A Rare Cause of Horner Syndrome: Arteria Lusoria | 47010

Journal of Neurology & Neurophysiology

ISSN - 2155-9562


A Rare Cause of Horner Syndrome: Arteria Lusoria

Nedim Ongun*, Funda Tumkaya, Eylem Degirmenci and Vefa Ozcan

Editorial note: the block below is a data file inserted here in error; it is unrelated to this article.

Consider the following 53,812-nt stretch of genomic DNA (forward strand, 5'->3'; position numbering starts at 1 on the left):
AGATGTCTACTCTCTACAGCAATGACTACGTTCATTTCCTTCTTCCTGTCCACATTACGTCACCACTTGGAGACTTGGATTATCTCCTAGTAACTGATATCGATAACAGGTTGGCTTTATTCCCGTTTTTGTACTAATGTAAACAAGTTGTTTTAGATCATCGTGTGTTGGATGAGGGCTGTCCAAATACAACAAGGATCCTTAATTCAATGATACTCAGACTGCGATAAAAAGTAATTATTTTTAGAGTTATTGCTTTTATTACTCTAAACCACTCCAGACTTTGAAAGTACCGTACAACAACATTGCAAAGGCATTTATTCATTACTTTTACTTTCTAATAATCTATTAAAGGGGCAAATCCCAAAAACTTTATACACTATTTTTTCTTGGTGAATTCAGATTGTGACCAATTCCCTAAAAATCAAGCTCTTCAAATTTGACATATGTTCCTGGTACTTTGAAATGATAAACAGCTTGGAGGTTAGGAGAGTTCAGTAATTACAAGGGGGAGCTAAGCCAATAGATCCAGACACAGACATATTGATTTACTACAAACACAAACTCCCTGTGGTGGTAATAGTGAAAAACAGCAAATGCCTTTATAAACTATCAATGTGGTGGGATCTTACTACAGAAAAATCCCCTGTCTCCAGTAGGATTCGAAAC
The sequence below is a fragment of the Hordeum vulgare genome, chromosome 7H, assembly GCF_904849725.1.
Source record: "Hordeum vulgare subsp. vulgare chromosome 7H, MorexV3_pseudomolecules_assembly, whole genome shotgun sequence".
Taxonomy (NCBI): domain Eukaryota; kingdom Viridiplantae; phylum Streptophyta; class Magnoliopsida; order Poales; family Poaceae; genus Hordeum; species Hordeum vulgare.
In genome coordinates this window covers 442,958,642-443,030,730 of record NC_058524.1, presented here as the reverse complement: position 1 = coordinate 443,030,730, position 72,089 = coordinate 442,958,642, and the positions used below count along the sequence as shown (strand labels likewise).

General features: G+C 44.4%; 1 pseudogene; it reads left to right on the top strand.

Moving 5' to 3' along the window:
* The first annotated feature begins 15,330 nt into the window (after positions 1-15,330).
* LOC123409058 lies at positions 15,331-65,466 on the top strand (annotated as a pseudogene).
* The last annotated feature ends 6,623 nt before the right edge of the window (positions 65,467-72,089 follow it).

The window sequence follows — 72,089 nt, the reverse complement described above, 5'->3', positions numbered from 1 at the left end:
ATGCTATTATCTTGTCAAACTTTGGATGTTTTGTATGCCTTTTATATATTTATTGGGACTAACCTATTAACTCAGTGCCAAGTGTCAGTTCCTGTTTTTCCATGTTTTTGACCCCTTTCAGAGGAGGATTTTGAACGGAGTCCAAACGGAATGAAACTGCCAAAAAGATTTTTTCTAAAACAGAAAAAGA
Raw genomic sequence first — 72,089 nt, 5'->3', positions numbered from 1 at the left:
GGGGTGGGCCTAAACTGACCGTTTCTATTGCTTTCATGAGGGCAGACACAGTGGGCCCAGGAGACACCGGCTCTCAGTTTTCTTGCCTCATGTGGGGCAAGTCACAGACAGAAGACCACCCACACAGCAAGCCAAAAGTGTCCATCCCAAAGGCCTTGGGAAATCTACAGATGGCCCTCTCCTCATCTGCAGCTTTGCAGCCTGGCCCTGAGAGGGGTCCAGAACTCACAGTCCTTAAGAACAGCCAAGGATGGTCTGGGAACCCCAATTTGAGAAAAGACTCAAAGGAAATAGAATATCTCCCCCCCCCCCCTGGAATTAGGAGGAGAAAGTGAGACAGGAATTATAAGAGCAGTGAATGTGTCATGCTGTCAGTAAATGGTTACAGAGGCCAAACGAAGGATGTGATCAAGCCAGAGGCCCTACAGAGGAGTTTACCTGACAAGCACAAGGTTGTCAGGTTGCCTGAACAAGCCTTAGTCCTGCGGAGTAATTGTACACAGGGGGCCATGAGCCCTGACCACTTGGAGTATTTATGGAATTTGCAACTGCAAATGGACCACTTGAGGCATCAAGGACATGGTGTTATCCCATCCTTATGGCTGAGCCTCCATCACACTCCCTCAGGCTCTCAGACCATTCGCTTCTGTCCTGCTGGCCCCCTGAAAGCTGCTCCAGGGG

Horner syndrome is a combination of clinical signs, classically of ipsilateral ptosis, pupillary miosis and facial anhydrosis, secondary to the interruption of the oculosympathetic pathway. The causes include tumour infiltration, compression by a lesion such as an aneurysm, iatrogenic causes and traumatic injuries. This paper presents a case of Horner Syndrome due to a rare cause, a congenital anomaly of the aortic arch, arteria lusoria. A 37 year old, female patient referred to our department with a 4 weeks history of ptosis in the right eye. Her medical history was unremarkable. On examination, there was ptosis at her right eyelid and right pupil was myotic. After the tests and examinations, her clinical problem was decided as a well-known condition named "Horner syndrome". Our patient diagnosed as Horner syndrome secondary to aberrant right subclavian artery (arteria lusoria) which is the most common congenital anomaly of the aortic arch. Horner syndrome may be a result of common arterial anomaly like arteria lusoria. Although, there is still not an exact guideline for the diagnostic approach of Horner syndrome and to follow the diagnostic steps according to the patients’ condition would be helpful to find the definite underlying pathology of Horner syndrome.